Most of us will be involved in situations where we need to make a point or express a view, perhaps in a presentation, during a meeting or in an interview. One idea to make your contribution as powerful and memorable as possible is to personalise the point you are trying to make. You can do this by using an anecdote. Expressing your ideas or views with examples of personal experience will make your point meaningful to you and for the listeners. This podcast features an interview with Raluca from Romania and Genevieve from France and has an example of how an anecdote can be used to great effect.
In this task Raluca and Genevieve had to speak for about 3 minutes, talking about the types of service a museum on a limited budget should offer. The task and photographs are taken from the Cambridge ESOL website though these are not required to follow the discussion.
As you listen, pay attention to how Genevieve uses an anecdote to make her point. Coincidentally, Genevieve worked in The Louvre in Paris and therefore brought a great deal of experience and knowledge to the topic. Also, listen to how well Raluca ensures the discussion focuses on the task. Finally, make a note of Raluca and Genevieve’s use of English, which we’ll look at in the feedback section. Let’s listen to Raluca and Genevieve.
… Peter: I’d like you to imagine that a small museum with a limited budget is reviewing the services it provides to visitors. Talk together about the types of service museums should provide then decide which facilities a museum with a limited budget should concentrate on. You have about three minutes to do this. OK?
Peter: OK … over to you Genevieve: Do you want me to talk … Raluca?
Raluca: Yes … I will appreciate it.
Genevieve: So I think if I … if I were the curator of a small museum I would develop the didactic part of the museum for children and for the general public because it’s really important to … to let people know about the painters and about how the paintings are made and when I … recently I visited an exhibition on Paul Cezanne in Aix En Province and what I found most interesting was the explanation of the colours Paul Cezanne used and all the relationships between Cezanne and the painters … Matisse, Gauguin, Picasso who even bought paintings from Cezanne and were inspired by his paintings. And so I think it is a very important part … in a museum … even if it’s a small museum you can have copies of some important paintings if you don’t possess … important paintings it doesn’t really matter … you can enlarge … extend the collection. Don’t you think Raluca?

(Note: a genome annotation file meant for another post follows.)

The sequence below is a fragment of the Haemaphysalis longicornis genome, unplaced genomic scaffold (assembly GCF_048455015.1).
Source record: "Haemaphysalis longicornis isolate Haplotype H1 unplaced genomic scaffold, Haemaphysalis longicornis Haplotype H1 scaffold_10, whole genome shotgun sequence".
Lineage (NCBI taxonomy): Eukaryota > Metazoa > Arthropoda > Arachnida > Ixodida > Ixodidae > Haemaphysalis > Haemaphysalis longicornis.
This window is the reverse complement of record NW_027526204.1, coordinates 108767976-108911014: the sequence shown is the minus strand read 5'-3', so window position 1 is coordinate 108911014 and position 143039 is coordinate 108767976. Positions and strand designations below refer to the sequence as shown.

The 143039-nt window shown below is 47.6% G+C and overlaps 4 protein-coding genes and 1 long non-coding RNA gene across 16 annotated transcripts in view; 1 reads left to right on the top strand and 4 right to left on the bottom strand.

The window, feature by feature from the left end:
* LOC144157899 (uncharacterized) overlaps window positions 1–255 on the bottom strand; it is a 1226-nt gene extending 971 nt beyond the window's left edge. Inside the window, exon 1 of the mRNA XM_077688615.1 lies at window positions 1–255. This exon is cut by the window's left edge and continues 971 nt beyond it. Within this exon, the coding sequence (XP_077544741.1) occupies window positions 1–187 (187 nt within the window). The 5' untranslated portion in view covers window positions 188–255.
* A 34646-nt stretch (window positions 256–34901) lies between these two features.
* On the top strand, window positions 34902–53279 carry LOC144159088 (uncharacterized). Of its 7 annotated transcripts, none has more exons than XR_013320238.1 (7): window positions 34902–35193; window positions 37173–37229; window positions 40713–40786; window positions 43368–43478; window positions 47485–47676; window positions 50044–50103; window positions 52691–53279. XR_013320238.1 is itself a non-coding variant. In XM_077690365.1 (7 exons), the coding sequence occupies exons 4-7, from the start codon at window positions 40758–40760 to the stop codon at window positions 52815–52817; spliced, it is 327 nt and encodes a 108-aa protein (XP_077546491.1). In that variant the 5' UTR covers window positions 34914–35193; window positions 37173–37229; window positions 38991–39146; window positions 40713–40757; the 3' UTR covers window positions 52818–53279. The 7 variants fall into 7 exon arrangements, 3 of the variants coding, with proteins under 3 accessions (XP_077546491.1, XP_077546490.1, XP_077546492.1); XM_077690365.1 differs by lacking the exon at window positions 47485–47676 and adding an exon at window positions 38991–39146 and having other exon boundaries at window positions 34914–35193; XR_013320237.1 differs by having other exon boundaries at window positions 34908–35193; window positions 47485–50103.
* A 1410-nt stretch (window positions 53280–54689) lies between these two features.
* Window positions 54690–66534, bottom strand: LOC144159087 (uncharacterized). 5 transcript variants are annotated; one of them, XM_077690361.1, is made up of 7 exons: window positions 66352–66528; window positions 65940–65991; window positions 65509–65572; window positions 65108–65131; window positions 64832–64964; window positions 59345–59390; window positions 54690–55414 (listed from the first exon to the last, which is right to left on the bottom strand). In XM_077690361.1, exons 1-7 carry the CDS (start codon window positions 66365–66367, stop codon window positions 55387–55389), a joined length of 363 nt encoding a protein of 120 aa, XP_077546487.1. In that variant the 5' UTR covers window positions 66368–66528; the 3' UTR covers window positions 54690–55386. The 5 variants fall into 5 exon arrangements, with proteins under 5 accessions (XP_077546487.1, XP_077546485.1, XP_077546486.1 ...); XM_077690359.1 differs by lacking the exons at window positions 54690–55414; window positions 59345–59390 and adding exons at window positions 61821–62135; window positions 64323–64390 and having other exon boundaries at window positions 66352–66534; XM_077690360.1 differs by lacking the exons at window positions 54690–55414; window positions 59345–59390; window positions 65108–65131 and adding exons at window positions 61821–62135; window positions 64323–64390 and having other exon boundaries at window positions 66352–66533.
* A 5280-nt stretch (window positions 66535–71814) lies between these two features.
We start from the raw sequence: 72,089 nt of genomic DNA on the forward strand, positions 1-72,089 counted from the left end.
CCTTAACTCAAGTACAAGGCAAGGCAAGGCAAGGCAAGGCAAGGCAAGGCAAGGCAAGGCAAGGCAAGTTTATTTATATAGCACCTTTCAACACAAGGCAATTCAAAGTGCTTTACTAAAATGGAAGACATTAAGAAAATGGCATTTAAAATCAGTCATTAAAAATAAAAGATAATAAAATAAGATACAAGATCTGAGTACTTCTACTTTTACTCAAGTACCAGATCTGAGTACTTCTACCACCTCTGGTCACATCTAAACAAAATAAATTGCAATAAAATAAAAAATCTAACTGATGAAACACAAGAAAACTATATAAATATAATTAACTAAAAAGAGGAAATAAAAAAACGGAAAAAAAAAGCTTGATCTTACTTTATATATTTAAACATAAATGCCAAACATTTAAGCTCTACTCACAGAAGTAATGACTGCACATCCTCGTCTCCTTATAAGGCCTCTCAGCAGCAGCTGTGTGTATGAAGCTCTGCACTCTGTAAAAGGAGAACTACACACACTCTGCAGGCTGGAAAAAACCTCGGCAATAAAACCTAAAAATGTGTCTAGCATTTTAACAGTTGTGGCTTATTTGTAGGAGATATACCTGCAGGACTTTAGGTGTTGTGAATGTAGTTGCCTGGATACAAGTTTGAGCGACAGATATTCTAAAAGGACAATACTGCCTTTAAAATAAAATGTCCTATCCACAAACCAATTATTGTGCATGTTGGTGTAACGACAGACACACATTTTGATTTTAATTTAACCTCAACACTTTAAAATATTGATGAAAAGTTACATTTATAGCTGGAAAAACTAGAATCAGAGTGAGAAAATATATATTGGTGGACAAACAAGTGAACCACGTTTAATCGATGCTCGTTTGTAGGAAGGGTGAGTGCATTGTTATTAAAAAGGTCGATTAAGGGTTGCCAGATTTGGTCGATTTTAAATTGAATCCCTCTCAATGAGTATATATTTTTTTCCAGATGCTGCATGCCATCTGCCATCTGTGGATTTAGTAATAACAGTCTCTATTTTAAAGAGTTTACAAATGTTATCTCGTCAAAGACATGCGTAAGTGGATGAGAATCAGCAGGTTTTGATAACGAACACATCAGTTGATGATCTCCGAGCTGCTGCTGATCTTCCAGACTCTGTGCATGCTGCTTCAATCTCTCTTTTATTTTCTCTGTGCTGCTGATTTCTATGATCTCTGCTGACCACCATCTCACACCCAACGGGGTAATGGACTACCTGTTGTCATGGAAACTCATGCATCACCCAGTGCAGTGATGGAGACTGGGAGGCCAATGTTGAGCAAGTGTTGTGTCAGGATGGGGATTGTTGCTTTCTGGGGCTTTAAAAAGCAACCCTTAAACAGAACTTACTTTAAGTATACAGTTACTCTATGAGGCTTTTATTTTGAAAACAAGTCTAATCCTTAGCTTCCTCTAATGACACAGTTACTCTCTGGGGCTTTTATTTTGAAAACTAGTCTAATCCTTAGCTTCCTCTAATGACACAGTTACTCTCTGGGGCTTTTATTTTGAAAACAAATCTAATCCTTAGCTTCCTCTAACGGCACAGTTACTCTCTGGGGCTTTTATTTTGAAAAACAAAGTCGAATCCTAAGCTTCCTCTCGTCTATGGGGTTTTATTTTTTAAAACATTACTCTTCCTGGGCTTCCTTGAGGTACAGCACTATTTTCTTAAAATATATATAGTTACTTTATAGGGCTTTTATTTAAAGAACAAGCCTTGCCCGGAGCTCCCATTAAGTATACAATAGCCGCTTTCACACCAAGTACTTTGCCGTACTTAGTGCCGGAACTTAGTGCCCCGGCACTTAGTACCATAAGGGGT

Raluca: Yes, yes I do that’s a very good idea what you’ve just said. But … I was wondering I am asking you this because you worked in a museum … what happens when you have to translate the presentation? I’ve heard that sometimes people … have some sort of a cell phone in which they …they hear a guide and it’s … they receive it at the entrance … is that true? They do this because it’s efficient. Because it doesn’t cost a lot of money. Is it cheaper than hiring a guide and getting them to speak in different languages?
Genevieve: In some museums it’s even free. So you have the cell phone when you enter the museum.
Raluca: Do they have something like that at The Louvre?
Genevieve: It’s a very good idea … to provide people with a cell phone at the entrance of the museum. What about the … entertaining parts where I think maybe if you have a small museum you can … you can make the museum more entertaining when you have … a restaurant a cafeteria and … maybe you organise concerts or something like that. Don’t you think?